"While Christmas is undoubtedly a time of great joy, it is also an occasion for deep reflection, even an examination of conscience."
~ Pope Benedict XVI, Financial Times, December 20, 2012, "A Time for Christians to Engage the World"
"Maybe the Mayans were onto something after all. Perhaps the impending solstice marks the moment the ailing financial system - rather than our entire civilization, one hopes, finally reaches its grand climacteric and Ben Bernanke suffers the ultimate embarrassment of seeing all his proferred cheques bounce."
~ From a wishful thinker in Switzerland, December 20, 2012
Maria Santos Gorrostieta Salazar was murdered by emissaries from the Mexican drug cartel on November 17, 2012. The Financial Times and the Daily Telegraph published obituaries, which is the source of the following. The two newspapers seem to be the only English-language media sources, so the story here is brief and perhaps contains errors. (For instance, I've also read she died on November 12, 2012; that, she had three sons, and, that she had two daughters and one son.)
Gorrostieta had been mayor of Tiquicheo, a small town southwest of Mexico from 2008 until recently (before her death). She was 36-years old. She was to the manor born, a doctor, and "a glamorous figure who would always turn heads at political meetings." She left three children behind. Her husband had been murdered by the money interests when an attempt to kill Maria Gorrostieta failed three years before.
In the Financial Times' words: "Gorrostieta's no-nonsense manner, and, above all, her courage in the face of persistent threats, proved too much of an obstacle for the region's narcotics mafia. Last week her corpse was discovered at roadside."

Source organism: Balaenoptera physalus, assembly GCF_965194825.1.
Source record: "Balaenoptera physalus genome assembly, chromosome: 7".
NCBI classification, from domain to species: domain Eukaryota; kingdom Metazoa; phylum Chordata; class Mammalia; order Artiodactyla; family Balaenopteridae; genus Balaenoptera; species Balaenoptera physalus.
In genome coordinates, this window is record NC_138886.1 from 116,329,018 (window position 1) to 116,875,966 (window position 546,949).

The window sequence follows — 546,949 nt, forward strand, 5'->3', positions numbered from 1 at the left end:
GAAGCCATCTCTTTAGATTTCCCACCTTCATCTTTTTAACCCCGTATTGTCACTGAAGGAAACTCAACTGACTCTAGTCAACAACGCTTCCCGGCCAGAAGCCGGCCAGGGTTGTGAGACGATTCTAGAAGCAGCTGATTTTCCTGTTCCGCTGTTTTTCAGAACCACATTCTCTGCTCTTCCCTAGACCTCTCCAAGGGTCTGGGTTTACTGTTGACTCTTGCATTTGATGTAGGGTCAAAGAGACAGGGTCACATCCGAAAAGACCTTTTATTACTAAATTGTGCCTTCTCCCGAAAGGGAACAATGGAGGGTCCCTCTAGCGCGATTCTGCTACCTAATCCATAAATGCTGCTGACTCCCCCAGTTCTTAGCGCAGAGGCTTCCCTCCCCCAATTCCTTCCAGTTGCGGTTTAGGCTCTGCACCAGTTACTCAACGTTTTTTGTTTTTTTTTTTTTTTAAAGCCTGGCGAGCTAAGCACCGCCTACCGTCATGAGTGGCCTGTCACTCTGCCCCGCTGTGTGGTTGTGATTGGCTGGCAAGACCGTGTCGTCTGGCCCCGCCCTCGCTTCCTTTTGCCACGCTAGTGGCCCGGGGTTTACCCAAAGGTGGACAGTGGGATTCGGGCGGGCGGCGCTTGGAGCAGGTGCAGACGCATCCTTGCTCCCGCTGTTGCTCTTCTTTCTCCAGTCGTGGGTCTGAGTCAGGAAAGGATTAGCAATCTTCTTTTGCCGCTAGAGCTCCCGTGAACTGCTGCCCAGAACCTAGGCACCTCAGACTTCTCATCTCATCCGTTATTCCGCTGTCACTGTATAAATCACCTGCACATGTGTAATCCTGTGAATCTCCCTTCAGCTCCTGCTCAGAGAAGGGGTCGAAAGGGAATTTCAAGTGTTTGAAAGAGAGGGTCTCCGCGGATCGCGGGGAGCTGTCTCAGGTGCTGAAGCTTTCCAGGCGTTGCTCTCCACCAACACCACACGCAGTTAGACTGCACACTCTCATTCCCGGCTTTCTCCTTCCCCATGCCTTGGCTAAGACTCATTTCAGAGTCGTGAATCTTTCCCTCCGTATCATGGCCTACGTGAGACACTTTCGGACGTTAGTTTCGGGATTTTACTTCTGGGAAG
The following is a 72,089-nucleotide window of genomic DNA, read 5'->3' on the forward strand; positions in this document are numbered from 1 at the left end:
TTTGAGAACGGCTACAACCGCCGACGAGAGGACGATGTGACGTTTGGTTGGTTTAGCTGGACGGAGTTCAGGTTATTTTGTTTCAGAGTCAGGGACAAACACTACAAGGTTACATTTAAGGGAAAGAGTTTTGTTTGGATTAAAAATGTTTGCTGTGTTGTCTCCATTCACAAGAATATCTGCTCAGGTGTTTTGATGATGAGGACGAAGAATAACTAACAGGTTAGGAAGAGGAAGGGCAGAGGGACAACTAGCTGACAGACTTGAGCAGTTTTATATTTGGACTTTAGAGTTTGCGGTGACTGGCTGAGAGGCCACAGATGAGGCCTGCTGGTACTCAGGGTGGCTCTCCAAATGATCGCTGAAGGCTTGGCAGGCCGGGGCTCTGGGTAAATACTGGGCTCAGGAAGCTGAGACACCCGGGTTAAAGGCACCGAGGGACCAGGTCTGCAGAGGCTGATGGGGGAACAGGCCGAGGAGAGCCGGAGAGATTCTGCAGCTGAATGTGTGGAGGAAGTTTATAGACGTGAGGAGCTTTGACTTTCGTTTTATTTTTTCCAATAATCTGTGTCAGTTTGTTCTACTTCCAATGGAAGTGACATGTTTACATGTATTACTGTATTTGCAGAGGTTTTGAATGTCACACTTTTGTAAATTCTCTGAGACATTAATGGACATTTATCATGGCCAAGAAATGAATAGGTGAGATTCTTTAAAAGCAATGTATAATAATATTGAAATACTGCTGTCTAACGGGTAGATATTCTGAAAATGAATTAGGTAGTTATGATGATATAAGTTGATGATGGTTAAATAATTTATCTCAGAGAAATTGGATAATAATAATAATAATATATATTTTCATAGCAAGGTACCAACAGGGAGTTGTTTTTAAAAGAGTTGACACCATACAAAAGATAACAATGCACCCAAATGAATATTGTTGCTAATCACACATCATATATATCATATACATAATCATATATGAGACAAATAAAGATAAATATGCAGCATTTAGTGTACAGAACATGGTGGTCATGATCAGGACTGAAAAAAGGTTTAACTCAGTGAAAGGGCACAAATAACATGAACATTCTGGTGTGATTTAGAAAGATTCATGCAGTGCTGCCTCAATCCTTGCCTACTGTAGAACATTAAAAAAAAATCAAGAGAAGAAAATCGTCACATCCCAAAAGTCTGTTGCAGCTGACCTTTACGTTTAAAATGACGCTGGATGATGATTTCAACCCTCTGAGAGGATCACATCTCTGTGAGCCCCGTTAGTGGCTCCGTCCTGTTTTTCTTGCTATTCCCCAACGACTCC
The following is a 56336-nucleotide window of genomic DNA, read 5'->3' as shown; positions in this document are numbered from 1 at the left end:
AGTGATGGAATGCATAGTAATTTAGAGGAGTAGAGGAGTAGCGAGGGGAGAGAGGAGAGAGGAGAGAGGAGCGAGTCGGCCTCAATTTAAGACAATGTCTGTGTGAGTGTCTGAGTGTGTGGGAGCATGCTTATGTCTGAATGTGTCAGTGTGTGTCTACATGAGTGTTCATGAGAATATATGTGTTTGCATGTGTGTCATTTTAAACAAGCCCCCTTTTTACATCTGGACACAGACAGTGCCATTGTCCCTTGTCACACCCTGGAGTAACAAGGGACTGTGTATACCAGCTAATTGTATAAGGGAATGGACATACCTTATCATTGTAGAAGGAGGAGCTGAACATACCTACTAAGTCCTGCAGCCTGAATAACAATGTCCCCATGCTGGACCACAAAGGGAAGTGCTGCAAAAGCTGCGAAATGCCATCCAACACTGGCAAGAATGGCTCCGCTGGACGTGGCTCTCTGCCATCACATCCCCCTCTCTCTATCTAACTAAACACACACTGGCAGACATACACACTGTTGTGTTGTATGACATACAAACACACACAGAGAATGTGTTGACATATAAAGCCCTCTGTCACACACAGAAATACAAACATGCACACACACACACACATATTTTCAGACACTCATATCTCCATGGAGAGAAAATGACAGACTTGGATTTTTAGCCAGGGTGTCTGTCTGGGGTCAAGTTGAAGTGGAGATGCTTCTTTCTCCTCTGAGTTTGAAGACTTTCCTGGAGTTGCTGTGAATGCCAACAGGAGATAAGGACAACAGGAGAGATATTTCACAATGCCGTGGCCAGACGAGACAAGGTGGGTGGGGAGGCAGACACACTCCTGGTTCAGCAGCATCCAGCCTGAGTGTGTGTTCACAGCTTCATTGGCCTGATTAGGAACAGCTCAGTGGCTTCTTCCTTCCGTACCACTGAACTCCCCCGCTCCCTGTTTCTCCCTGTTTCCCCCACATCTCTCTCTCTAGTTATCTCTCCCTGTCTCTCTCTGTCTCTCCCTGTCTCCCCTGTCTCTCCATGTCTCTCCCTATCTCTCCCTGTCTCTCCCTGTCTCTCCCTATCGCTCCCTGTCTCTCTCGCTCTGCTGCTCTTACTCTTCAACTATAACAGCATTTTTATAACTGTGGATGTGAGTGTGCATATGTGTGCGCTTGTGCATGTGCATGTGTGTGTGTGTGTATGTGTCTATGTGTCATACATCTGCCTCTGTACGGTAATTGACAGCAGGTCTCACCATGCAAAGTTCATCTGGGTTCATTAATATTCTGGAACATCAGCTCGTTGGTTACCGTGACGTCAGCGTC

A second murder attempt killed her brother. At that time, Maria Gorrostieta was shot three times, tortured, had to wear a colostomy bag and was in constant pain from that point forward. After that second attempt, she wrote a public letter which is published below. Questions were raised of why she continued. Her response is not one from an age of opinions but of convictions: "At another stage in my life, perhaps I would have resigned from what I have, my position, my responsibilities, but today, no; it is not possible for me to surrender when I have three sons, whom I have to educate by setting an example..." (Goethe was asked why, in this age (around 1800) we can no longer build Charters: "Because they had convictions, We only have opinions.")
Nor, could Gorrostieta abandon her responsibility to "keep on searching, scratching, negotiating plans, projects and actions for the benefit of all of society, but, in particular, for the vulnerable ones." More were becoming vulnerable, the Financial Times explained: "As the cartels have grown in size and strength, their turf battles have ever more frequently had devastating consequences for the civilians caught in the middle."
This is a world in which a few cartels bequeath devastating consequences to those who lie under their control and who cannot escape.
The following is reprinted from BorderlandBeat.com, "Reporting on the Mexican Cartel Drug War":
[After the second attempt on her life, Maria Santos Gorrostieta was interviewed by El Universal. She was addressing critics who doubted the severity of her injuries. As a sign of respect, I thought it would be appropriate to translate a letter that she made public in which she explains what kept her going. I decided to translate the entire letter instead of the abridged version most commonly seen in news reports. She was a brave lady. -un vato]
Message to the citizenry